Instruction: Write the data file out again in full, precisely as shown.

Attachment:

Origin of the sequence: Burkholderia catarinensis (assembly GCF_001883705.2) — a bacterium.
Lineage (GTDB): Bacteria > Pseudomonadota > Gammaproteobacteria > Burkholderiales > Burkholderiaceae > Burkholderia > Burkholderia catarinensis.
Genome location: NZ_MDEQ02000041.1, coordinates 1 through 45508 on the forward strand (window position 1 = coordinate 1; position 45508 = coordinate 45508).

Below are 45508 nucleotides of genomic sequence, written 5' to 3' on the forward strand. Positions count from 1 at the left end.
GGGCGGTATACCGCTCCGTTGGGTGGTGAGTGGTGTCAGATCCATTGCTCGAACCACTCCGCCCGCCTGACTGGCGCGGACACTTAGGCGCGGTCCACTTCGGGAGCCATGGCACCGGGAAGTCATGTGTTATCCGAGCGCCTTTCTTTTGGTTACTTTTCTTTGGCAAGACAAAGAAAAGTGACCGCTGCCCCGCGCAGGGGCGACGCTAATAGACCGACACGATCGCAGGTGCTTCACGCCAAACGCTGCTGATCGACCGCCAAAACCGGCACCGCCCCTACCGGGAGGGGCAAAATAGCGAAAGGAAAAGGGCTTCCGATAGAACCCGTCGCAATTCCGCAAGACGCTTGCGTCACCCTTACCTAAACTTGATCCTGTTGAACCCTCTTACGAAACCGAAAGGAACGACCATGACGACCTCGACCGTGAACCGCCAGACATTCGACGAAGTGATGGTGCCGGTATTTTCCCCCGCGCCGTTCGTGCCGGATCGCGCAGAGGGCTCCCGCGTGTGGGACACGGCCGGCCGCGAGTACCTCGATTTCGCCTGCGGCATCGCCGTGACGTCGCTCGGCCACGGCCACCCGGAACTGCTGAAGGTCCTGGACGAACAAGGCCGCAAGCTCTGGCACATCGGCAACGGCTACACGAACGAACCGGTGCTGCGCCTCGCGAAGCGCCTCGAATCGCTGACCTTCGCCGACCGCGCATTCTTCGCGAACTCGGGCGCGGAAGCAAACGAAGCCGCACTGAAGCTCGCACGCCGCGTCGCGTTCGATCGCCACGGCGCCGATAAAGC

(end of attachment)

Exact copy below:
Origin of the sequence: Burkholderia catarinensis (assembly GCF_001883705.2) — a bacterium.
Lineage (GTDB): Bacteria > Pseudomonadota > Gammaproteobacteria > Burkholderiales > Burkholderiaceae > Burkholderia > Burkholderia catarinensis.
Genome location: NZ_MDEQ02000041.1, coordinates 1 through 45508 on the forward strand (window position 1 = coordinate 1; position 45508 = coordinate 45508).

Below are 45508 nucleotides of genomic sequence, written 5' to 3' on the forward strand. Positions count from 1 at the left end.
GGGCGGTATACCGCTCCGTTGGGTGGTGAGTGGTGTCAGATCCATTGCTCGAACCACTCCGCCCGCCTGACTGGCGCGGACACTTAGGCGCGGTCCACTTCGGGAGCCATGGCACCGGGAAGTCATGTGTTATCCGAGCGCCTTTCTTTTGGTTACTTTTCTTTGGCAAGACAAAGAAAAGTGACCGCTGCCCCGCGCAGGGGCGACGCTAATAGACCGACACGATCGCAGGTGCTTCACGCCAAACGCTGCTGATCGACCGCCAAAACCGGCACCGCCCCTACCGGGAGGGGCAAAATAGCGAAAGGAAAAGGGCTTCCGATAGAACCCGTCGCAATTCCGCAAGACGCTTGCGTCACCCTTACCTAAACTTGATCCTGTTGAACCCTCTTACGAAACCGAAAGGAACGACCATGACGACCTCGACCGTGAACCGCCAGACATTCGACGAAGTGATGGTGCCGGTATTTTCCCCCGCGCCGTTCGTGCCGGATCGCGCAGAGGGCTCCCGCGTGTGGGACACGGCCGGCCGCGAGTACCTCGATTTCGCCTGCGGCATCGCCGTGACGTCGCTCGGCCACGGCCACCCGGAACTGCTGAAGGTCCTGGACGAACAAGGCCGCAAGCTCTGGCACATCGGCAACGGCTACACGAACGAACCGGTGCTGCGCCTCGCGAAGCGCCTCGAATCGCTGACCTTCGCCGACCGCGCATTCTTCGCGAACTCGGGCGCGGAAGCAAACGAAGCCGCACTGAAGCTCGCACGCCGCGTCGCGTTCGATCGCCACGGCGCCGATAAAGC